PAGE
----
Written by: Vy Vincent Ngo & Vince Gilligan
Starring: Will Smith, Charlize Theron, Jason Bateman, Eddie Marsan
Having superpowers does not automatically make one a superhero despite what many comic book stories try to emulate. One’s intentions might be good, but the approval may not always arrive from the very people you try to save. An incredibly intriguing concept Hancock tries to work through all the way until it switches gears and becomes about something far less intriguing and even quite dumb.
With the power to fly, being impenetrable, and super strength, Hancock (Will Smith) tries to help save the day but each time he ends up causing more damage than what he ends up saving. In one of his heroic attempts, he saves Ray (Jason Bateman), a public relations consultant who offers his services in cleaning up the superhuman’s public image. As the two work together, Hancock learns more about Ray and his wife, Mary’s (Charlize Theron) connection to the vigilante.
In most cases, superhuman vigilante stories get viewed through the lens of the people seeing them as a good facet of the community. The police may have a different interpretation seeing as vigilantism typically makes their job more difficult. However, belief from the people remains the most important thing to keep these heroes going, and Hancock pushes the question of what would occur if literally everyone hates the superhero, which at the very least is interesting. It makes for less of a clean-cut narrative and demonstrates this film at its apex.
This idea works so well, especially in our era because everything comes down to image and how things get communicated to larger audiences. It proves why celebrities hire image consultants and publicists who know how to play the media to maximize good deeds and then hide those more negative ones. It comes as this larger game and this feature explores what it would look like for a superhuman trying to be adored by the masses. Hancock never gained the affection of the people because of him always being drunk and never having any regard for others and all it takes is a few adjustments and he can face adoration. Hancock really shines when focusing on this, but then it takes a shift in such a boring way that eventually just brings down the entire production.
Set as a reveal, but there is more than meets the eye with some of the other characters here and Hancock may not be the only one with powers. An unnecessary turn in the feature which then gets into the titular character’s past and further exploration of his powers. My goodness did this film just completely sink when it jumped into this aspect of the story simply because it feels antiquated and turns the visuals into a showcase of horrible CGI. Trust me, everything looked terrible before but it had something interesting to say about superheroes and their relationships with the public. The turn in the story just accentuates big CGI-filled sequences devoid of any real meaning. It feels like the equivalent of someone throwing away their physical media collection for a Netflix account in the way it tried to get more palatable and as a result, completely lost my interest.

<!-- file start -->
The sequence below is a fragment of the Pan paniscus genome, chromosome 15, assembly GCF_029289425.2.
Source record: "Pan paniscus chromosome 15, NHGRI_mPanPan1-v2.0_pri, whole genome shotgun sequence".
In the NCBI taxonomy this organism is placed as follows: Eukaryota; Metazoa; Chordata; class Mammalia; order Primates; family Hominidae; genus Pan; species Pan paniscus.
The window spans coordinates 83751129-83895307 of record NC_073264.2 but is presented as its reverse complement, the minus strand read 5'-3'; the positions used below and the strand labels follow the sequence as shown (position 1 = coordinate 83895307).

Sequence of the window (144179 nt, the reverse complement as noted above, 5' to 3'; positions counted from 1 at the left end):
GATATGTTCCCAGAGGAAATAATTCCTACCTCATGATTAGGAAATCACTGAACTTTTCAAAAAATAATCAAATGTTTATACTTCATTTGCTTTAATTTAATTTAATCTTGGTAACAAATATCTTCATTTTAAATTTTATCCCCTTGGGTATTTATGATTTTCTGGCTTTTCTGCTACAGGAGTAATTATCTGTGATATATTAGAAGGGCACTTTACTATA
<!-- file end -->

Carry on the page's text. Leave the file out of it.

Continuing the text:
On top of it all, the film just kept repeating similar ideas over and over again, which would not be terrible if the original use of it brought anything of note. This comes in the use of the word “asshole.” This must have set the world record for the number of times the word “asshole” has been used but ultimately it becomes the only way people love to communicate with Hancock. It becomes a word that enrages him to no end. Overall, this film’s obsession with butts feels so 2000s to me to the point where Hancock threatens to stick someone’s face up another individual’s butt. Along with the use of asshole, it shows the screenwriters were certainly going through some things here. This use of an insult then gets repeated with another character and you could just see it a mile away.
The change in the narrative comes as a real shame because it wastes a particularly intriguing performance by Will Smith. Not typically portraying an unlikable character, Smith runs with the ruggedness of Hancock and what makes him initially disliked by the general public and pretty much everyone he ever communicates with. Garnering little to no sympathy at the beginning, Smith then manages to show the broken nature of this man and how he barely knows much about what has occurred in his life. This power, at times, feels like a curse and Smith does well to capture the emotions, but he just never had a chance with the script and direction he received in this feature.
Just an overall waste, Hancock had the potential to be something absolutely refreshing in its approach but then decided to get painfully rudimentary and unfulfilling as a result. It wastes the wonderful talent brought together for this feature and has me wishing they could try the first half of the story again and tease it out more. This could have laid out a strong message before getting into the more trite and unfortunately expected aspects of being a story about superhumans.